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99 Cards in this Set

  • Front
  • Back
Define hypersensitivity:
Excessive or aberrant immune responses following antigen challenge
Type I:
Type II:
Type III:
Immune complexes
Type IV:
What is Type I Hypersensitivity called?
What are the pathologic immune mechanisms of Type I?
-Th2 cells
-IgE antibody
-Mast cells
What are the mechanisms of tissue injury and disease in Type I?
1. Mast-cell mediators
2. Cytokine mediated inflammation
What are 3 examples of Type I?
-Allergic rhinitis
-Systemic anaphylaxis
What tissue does Type I allergy target?
Vascular endothelium and smooth muscle
What is atopy?
The propensity of some individuals to developing an allergy
What is rhinitis?
Hay fever
What is a common side effect of immediate hypersensitivity?
Late phase reaction of inflammation
What determines Atopy?
What are some allergens that trigger allergy?
-Insect venom
-Animal dander
What is the first step in develping a Type I reaction?
Allergen exposure
What is the initial response to allergen exposure?
Bcell activation and Th2 cell activation via Il-4; Class switching to IgE
What does IgE do once it is secreted by Bcells in a Type I reaction?
Binds to Mast cells
What is the mast cell receptor for IgE?
When is the real reaction seen in Type I hypersensitivity?
Upon REPEAT exposure to the allergen
What happens when repeat exposure to allergen occurs?
Now the IgE that has coated mast cells get crosslinked by the allergen; this activates the mast cell and it degranulates.
What do mast cells release when they degranulate?
-Vasoactive amines
-Lipid mediators
When does immediate hypersensitivity reaction occur?
Minutes after repeat exposure to the allergen
When does the cytokine-stimulated late phase reaction occur?
6-24 hours after the repeat exposure.
What does a late phase reaction consist of?
Recruitment of more eosinophils and PMNs - inflammation.
What are some drugs that can cause immediate hypersensitivity?
What are three important molecules that cause Bcell production to switch to IgE?
CD40/CD40L costimulation
So the two general steps of Type I reactions are:
1. Sensitization of mast cells
2. Activation and degranulation
What are 2 main types of mast cell mediators?
1. Preformed
2. Synthesized
What are the preformed mediators in mast cells?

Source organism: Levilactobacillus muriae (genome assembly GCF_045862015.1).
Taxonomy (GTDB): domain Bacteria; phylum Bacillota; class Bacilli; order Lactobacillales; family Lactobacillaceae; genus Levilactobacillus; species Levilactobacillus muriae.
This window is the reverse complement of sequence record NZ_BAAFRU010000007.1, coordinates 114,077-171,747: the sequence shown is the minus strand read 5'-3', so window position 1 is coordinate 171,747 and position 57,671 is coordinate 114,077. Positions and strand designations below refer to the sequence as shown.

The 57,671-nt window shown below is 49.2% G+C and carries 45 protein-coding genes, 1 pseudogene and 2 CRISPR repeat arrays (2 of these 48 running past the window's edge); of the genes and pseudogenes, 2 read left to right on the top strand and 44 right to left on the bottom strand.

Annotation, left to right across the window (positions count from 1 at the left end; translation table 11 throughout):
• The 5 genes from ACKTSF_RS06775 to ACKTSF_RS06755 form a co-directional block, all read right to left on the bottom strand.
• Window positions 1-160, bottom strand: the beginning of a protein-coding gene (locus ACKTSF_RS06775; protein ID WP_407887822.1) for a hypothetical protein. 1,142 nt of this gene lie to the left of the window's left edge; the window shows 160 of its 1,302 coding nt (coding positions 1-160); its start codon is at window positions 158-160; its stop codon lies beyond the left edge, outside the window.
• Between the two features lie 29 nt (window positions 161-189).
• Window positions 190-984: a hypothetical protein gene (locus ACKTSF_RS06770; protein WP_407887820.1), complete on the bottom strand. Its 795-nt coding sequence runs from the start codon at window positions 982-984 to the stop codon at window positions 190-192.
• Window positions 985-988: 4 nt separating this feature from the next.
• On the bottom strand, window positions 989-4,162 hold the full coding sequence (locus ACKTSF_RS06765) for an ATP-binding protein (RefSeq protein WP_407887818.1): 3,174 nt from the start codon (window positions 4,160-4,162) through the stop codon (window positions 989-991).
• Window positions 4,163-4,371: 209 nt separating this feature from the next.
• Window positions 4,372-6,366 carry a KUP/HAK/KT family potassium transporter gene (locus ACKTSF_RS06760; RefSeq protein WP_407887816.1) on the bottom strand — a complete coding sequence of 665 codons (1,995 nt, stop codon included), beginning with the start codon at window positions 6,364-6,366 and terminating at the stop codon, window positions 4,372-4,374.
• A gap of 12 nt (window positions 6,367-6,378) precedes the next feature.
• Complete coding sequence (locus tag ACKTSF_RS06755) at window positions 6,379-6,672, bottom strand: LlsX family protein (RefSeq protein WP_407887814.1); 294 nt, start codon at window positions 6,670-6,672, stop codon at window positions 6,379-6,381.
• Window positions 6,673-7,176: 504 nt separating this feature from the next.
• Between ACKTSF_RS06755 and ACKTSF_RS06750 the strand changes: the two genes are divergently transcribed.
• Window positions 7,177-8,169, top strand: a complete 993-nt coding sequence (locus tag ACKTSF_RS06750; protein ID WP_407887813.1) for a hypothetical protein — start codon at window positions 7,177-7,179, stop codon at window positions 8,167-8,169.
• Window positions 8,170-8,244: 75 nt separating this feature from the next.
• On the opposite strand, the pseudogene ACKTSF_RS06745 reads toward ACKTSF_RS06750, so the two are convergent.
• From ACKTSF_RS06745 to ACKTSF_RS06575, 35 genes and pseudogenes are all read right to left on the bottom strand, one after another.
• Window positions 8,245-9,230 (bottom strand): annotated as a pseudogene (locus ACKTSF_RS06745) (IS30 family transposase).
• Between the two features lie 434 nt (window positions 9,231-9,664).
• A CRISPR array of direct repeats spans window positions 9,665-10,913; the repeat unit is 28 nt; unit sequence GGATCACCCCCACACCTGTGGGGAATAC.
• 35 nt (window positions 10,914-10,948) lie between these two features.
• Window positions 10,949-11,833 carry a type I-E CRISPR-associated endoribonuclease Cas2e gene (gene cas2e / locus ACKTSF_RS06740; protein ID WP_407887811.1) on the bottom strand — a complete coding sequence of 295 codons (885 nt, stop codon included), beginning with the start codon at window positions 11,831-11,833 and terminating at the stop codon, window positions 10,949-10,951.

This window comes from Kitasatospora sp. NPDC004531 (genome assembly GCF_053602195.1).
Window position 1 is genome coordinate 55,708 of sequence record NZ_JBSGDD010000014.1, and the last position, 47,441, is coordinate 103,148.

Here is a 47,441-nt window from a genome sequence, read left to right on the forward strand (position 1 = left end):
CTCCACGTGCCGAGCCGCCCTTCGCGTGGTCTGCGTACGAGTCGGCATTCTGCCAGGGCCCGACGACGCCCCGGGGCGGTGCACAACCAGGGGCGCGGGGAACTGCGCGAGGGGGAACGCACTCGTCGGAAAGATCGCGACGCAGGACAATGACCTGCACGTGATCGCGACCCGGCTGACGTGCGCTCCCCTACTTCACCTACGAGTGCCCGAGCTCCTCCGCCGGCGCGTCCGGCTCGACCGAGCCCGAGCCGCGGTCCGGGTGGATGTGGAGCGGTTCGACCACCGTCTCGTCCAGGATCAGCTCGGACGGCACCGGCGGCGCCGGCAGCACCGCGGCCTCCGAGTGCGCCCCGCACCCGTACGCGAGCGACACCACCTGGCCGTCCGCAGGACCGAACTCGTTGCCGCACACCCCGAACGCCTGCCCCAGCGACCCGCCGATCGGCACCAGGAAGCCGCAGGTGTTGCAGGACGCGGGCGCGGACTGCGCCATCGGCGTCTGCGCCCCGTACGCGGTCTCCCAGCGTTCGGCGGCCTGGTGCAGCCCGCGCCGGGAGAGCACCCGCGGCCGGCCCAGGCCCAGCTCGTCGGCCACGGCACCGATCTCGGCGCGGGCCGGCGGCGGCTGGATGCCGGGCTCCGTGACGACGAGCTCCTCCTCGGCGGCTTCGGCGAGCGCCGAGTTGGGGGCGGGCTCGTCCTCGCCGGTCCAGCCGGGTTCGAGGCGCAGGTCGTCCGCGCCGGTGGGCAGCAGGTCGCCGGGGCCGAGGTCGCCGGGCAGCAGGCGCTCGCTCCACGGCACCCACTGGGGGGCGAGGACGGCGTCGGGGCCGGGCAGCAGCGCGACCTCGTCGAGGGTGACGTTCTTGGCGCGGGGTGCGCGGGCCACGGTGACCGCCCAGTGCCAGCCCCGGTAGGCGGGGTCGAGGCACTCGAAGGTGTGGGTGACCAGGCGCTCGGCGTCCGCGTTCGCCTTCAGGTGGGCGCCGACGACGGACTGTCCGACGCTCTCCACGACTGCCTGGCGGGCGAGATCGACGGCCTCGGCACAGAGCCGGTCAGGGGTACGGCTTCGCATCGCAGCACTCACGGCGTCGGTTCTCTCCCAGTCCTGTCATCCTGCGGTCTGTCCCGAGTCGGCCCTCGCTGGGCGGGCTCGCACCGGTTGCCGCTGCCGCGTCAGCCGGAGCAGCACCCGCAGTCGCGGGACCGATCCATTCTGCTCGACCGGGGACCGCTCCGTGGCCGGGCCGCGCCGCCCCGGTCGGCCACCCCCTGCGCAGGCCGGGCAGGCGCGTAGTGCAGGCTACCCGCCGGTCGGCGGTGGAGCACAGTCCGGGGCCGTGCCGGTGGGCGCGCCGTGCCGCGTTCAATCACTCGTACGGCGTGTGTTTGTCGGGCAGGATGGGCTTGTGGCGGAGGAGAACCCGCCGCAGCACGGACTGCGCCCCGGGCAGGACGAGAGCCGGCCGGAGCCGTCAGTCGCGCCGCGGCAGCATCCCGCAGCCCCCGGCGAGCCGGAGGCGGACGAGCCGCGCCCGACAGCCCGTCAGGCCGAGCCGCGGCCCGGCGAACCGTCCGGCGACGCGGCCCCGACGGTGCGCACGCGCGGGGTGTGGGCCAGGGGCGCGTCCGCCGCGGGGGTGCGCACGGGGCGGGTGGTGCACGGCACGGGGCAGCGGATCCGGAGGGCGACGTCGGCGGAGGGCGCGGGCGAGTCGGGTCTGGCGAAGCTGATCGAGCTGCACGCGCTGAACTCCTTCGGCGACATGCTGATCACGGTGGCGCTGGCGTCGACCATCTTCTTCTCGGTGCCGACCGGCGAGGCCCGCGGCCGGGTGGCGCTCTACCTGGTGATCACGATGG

Vasoactive amines (histamine)
Proteases (chymase)
What are the synthesized mast cell mediators of allergy?
When are the vasoactive amines and eicosanoids released?
Immediately - within minutes of mast cell degranulation
When are the cytokines released?
In the later phase.
Why does it take longer for the cytokine release?
Because it requires transcriptional activation of cytokine genes.
3 cytokines that are released by mast cells:
1. IL4
2. TNF
3. Chemokines
And what is the effect of IL4, TNF, and chemokines released in the late phase reaction of Type I hypersensitivity?
Recruitment of leukocytes, so inflammation.
Going back to early phase; What is the main vasoactive amine released by mast cells?
What are the 2 effects of histamine?
1. Vascular dilation
2. Smooth muscle contraction
What does the protease chymase result in?
Tissue damage
What are the 2 secreted lipid mediators (eicosanoids) from mast cells?
What is the effect of prostaglandins?
Vascular dilation
What is the effect of leukotrienes?
Smooth muscle contraction
What are 3 allergens that cause Systemic Anaphylaxis?
What are the routes of entry for systemic anaphylaxis allergens?
Oral and IV
What are 5 responses seen in systemic anaphylaxis?
-Increased vascular permeability
-Tracheal occlusion
-Circulatory collapse
What is another name for Acute urticaria?
Wheal and flare
What are 3 allergens that cause acute urticaria?
-Insect bites
-Allergy testing
What is the route of entry for the allergens that cause urticaria?
What is the response to acute urticaria?
A local increase in bloodflow and vascular permeability
What is another name for allergic rhinitis?
Hay fever
What causes hay fever?
Route of entry for pollen
What is the response to hay fever?
Edema and irritation of the nasal mucosa
What are 3 allergens that cause asthma?
-Pet dander
-Dust mites
What is the route of entry for allergens that cause asthma?
What are the 3 responses to asthma inducing allergens?
-Bronchial constriction